Mr Erdogan plans to discuss the S-400 purchase with Mr Trump at the Group of 20 summit this month. He is counting on his personal rapport with the US leader to fend off stinging sanctions. Ankara is still bracing for the worst-case scenario due to strong opposition in Congress, while remaining confident it holds strong cards, the officials said.

Having served as a bulwark against Russia during the Cold War, Turkey still hosts American nuclear warheads at its Incirlik air base and military installations used by the US to spy on Russia, they noted. It is also the only barrier keeping more than four million refugees, most of them Syrians, from flooding into Europe, they said.

“We will throw away the straitjacket they are trying to put on Turkey,” Mr Erdogan said on Sunday (June 16).

As Mr Erdogan forges an increasingly independent diplomatic path in the region, Turkey has set out new military ambitions based in part on technology from the Russian missile deal. It hopes to produce even more sophisticated ballistic missiles and its own fighters eventually, the officials said.

 
 
 

“We will either be a country dependent on others, or we will endure difficulties together with our nation to become a fully independent and free country and continue on our path,” Foreign Minister Mevlut Cavusoglu said last Friday.

Turkey’s sense that it must take its defence into its own hands was deepened in 2015 when the US withdrew air defences from Turkey following Ankara’s crackdown after a surge of Kurdish militant violence.

Turkey bitterly remembers a crippling US arms embargo imposed after Turkey seized northern Cyprus following an attempt to unite the island with Greece in 1974.

The prospect of US sanctions over the S-400 helped to send the lira sliding more than 10 per cent this year.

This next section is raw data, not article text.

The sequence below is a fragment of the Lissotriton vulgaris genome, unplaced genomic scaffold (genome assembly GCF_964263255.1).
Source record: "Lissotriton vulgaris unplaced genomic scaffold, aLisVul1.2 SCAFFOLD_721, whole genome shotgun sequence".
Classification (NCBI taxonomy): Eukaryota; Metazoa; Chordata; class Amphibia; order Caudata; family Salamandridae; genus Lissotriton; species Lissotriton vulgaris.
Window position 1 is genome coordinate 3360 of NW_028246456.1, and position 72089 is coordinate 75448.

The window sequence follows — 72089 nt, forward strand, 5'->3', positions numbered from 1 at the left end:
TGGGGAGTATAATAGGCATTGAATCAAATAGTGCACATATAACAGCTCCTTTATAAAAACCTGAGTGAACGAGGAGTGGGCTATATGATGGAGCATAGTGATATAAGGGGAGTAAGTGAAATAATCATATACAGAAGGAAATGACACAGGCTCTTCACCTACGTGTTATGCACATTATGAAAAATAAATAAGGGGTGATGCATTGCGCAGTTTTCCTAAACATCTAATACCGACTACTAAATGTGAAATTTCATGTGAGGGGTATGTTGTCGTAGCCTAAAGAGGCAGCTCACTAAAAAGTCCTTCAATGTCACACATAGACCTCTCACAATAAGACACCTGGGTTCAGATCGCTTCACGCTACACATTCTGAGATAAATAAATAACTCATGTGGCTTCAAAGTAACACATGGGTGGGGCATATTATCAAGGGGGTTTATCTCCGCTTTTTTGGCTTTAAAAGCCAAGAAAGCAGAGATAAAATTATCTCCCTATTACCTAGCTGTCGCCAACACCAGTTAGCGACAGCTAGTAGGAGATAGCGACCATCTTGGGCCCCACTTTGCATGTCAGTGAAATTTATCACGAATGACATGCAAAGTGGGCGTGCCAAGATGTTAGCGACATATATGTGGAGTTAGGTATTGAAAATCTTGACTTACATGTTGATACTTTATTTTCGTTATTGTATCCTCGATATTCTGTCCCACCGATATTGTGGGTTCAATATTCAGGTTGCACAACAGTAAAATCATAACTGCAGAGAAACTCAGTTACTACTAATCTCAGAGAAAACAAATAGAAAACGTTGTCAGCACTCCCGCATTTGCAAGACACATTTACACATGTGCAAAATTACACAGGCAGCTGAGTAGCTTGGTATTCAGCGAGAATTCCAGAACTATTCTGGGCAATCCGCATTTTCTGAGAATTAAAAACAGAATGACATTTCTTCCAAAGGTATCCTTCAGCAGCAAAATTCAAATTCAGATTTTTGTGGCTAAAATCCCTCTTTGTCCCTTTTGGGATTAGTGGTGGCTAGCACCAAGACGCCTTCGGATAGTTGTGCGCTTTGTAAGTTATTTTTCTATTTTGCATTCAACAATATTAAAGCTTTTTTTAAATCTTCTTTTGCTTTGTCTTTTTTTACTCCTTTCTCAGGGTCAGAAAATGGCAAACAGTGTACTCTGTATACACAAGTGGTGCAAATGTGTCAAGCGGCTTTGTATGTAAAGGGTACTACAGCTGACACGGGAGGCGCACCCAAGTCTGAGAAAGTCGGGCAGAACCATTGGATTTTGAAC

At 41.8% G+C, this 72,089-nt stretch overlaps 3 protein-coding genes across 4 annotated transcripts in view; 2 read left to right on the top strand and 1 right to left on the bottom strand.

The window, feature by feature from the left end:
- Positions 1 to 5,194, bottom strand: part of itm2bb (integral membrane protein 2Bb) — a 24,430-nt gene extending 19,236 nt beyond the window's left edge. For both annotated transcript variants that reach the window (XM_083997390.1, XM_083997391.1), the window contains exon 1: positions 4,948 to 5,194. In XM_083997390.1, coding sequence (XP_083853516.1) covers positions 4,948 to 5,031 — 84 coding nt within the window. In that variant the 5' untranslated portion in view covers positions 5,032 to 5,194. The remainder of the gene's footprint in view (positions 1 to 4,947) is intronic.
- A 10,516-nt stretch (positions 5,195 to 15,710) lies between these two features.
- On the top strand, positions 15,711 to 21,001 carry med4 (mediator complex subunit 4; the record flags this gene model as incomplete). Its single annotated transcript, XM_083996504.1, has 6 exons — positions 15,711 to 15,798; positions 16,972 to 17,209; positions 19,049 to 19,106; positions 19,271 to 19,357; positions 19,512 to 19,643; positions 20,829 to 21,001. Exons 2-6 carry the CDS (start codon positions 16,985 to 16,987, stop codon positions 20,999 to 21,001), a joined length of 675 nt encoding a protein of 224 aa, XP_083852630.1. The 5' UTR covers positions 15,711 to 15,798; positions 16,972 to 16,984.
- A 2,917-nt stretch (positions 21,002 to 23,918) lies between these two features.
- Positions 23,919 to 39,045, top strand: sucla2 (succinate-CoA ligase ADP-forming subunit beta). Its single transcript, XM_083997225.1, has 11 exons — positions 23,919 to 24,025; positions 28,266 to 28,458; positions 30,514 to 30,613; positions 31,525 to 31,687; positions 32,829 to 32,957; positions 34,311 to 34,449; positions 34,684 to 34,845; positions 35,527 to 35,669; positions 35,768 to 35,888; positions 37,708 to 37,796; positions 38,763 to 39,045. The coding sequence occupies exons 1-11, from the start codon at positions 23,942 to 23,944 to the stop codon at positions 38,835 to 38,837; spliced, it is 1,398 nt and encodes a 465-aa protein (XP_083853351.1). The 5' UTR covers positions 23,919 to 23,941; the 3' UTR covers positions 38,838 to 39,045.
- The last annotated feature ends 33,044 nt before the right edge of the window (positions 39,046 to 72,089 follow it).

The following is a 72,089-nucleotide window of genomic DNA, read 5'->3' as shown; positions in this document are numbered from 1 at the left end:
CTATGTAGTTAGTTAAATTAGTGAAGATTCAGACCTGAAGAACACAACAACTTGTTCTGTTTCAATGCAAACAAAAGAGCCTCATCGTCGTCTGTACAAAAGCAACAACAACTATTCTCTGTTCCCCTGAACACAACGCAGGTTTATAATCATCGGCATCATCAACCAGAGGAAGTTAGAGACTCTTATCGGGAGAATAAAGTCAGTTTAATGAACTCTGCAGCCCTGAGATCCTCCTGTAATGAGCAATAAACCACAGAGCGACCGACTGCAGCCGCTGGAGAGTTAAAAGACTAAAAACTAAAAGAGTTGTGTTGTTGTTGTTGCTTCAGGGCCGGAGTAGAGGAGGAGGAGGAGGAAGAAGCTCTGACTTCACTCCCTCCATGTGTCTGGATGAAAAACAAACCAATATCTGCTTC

Actual penalties – including threatened exclusion from F-35 production by July 31 – could aggravate the country’s economic woes and complicate the development of its defence industry. Istanbul’s financial markets were already sent into a once-in-a-generation nosedive last summer after Mr Trump sanctioned Turkey to secure an American pastor’s freedom.

Turkey sent its response to the July 31 deadline on Tuesday, defending its position and expressing its uneasiness over the tone, which it said “doesn’t comply with the spirit of alliance".

While the US in December proposed selling its Patriot missile defence system to Turkey in a bid to get it to scrap the S-400 purchase, it is not even clear Congress would approve it because of anti-Turkey sentiment among American lawmakers, the officials said.

Turkey’s fixation on missile defence dates back more than half a century, when the US withdrew its Jupiter missiles from the country in exchange for the removal of Soviet launchers from Cuba. That helped to end the 1962 Cuban missile crisis, but Turkey has remained haunted by the weakness of its air defence ever since.

US pressure was enough to force Turkey to scrap its earlier deal to buy a missile defence system from China in 2013, but circumstances are different now. Ankara is furious at Washington for arming the Syrian Kurdish militia – saying it also has ties to a separatist movement that Turkey has been battling for decades.

While its grudges against the US were multiplying, Turkey began cooperating militarily with Russia in Syria to protect its security interests.

Incirlik, used for US air operations against ISIS, was once the main operating location for the American U-2 plane that spied on Russia.

Today, in a sign of Turkey’s shifting priorities, a giant white-and-red signboard has been erected at the entrance to the base. It reads: “Strong army, strong Turkey.”